GSN: How did you end up working with Heaven Hill and PAMA?

Lynn: I sustained a severe bar injury last year.  I tore the tendon in my right arm from shaking KD ice.  It was incredibly painful and because I could not sit out of work for 3 months it took a very long time to heal.  I started to think about my longevity in this business.  I love the world of liquid, but my body was having difficulty with the hours and physical stress.  I spent the next 8 months putting feelers out and looking for an opportunity that would best fit my character.  Heaven Hill was in the process of creating the position.  I knew several members of the team, had done work for them before and had nothing but the utmost respect for the company.  My dear friend, teacher and mentor Bridget Albert really thought this would be a good fit for me.  She encouraged me to put my name in the hat.  I did, and the interview process began.  Eventually after about 2 months of phone interviews and flying in to meet key people, I found out I got the job.

GSN: What is your life like, as a brand ambassador?

indexLynn: Life as a brand ambassador is a tough one to describe.  First and foremost I love it!!!!  There is a tremendous amount of travel.  I am on the road an average of 3 weeks a month.  For some this can be difficult, however for me it’s exciting.  I have been able to visit places I have never been to before, meet amazing new people and reconnect with friends I often only see once a year at Tales.  You have to be organized because you are juggling several balls at once.  First you are the face of your product, so there is always a sense of being “on”.  I am very involved with our social media, I work not only with bartenders, enlightening them about PAMA, but I work with our distributors and retailers teaching them about PAMA.  I write recipes for national accounts.  No longer do I get menu credit, but I know when I go into an AMC theatre, that’s my recipe on the menu.   I design recipes for individual accounts, participate in events like Repeal Day, Camp Runamok, Tales and PDX.  I work hand in hand with our PR company making guest  bar appearances, tv and newspaper interviews and MC’ing press events.  I design spirit dinners and work closely with the USBG.

GSN: How did your work in theatre and acting play into your work as a bartender and brand ambassador?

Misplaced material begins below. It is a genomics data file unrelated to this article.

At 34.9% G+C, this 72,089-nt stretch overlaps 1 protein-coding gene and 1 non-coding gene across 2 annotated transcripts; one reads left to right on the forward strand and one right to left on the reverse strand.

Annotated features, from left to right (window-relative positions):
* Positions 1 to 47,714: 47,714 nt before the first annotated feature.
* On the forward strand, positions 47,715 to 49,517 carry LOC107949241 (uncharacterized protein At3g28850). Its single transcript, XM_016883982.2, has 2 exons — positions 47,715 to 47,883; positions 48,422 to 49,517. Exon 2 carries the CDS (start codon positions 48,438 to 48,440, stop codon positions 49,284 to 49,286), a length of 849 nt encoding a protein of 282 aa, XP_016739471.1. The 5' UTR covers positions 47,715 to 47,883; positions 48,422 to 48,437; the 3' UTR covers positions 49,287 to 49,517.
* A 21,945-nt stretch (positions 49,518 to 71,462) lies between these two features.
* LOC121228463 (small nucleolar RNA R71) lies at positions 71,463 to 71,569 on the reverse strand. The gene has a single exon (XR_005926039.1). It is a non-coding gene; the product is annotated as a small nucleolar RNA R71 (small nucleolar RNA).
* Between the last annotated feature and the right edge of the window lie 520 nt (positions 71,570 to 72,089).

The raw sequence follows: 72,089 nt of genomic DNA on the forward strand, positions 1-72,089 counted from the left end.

Lynn: My work in theatre and acting trained me to be comfortable in front of people.  In acting we talk a lot about filling the space.  When you step onto the stage, you take control of your environment.  That is definitely how I approached the bar.  I treated it like a stage, my customers were the audience and I filled the space.  In acting you also spend a lot of time training your voice.  Bars can be loud and stressful on the vocal chords.  It’s important to know how to project without going hoarse.

GSN: What’s the bar culture like in your hometown of Columbus, Ohio?crw_3341a

Lynn: The bar culture in Columbus is dramatically different now than it was when I grew up there.  When I was growing up we ate at Friday’s and Godfathers pizza.  You drank either beer (mostly beer) or Long Island Iced Teas.  I usually frequented the campus bars whose specialty was Buckets of Suds.  I have just returned from a visit to Columbus and I was in shock at how much it has changed.  Beer is still king there, and there is a thriving Brewery District.  However, the craft cocktail scene started to emerge a few years back and it is continuing to grow.  There is a huge focus on traditional classic cocktails.  Ohio is a control state, and so not everything is available.  I was impressed to see several distilleries had opened.  Their tasting rooms stay constantly packed.  Because it is in a control state, Columbus has really embraced the idea of staying local.

GSN: What’s the funniest thing that ever happened to you while bartending?

Lynn: I remember one time there was a leak in my bar sink.  My boss would not believe me.  He kept saying that I was overflowing my sink.  Apparently it chose not to leak on my days off.  He refused to have a plumber come look at the leak. This went on for weeks until finally one Friday night right at the beginning of the dinner rush, the pipe that had been leaking gave way and my bar turned into a lagoon.  It was a fine dining establishment so we had to act like everything was okay.  I’m behind the bar in heels and a nice dress trying to pretend that I wasn’t skating on 3 inches of water.  My boss had just left work, so I got my camera phone and took photos the water just rushing through the bar and sent them to him.  The whole restaurant was laughing because we knew he had to drive an hour to get back to the restaurant. I had a great I Told You So moment when he got back.

indexGSN: How do you keep your life balanced between work and family?

Lynn: I keep 2 phones.  When I’m not working or on the road, the work phone is put away.  Just like I book trips, I book time with family and friends, as well as down time for myself.  You have to decide what is a priority in your life and for me it’s balance.  I love work, but I love my family and friends even more.  When I’m on the road I like to send little notes to them so they know I am thinking about them.

GSN: Lastly, in one sentence, sum up what PAMA is to you.

Lynn: A beautiful well-balanced all natural liqueur that compliments white and dark spirits.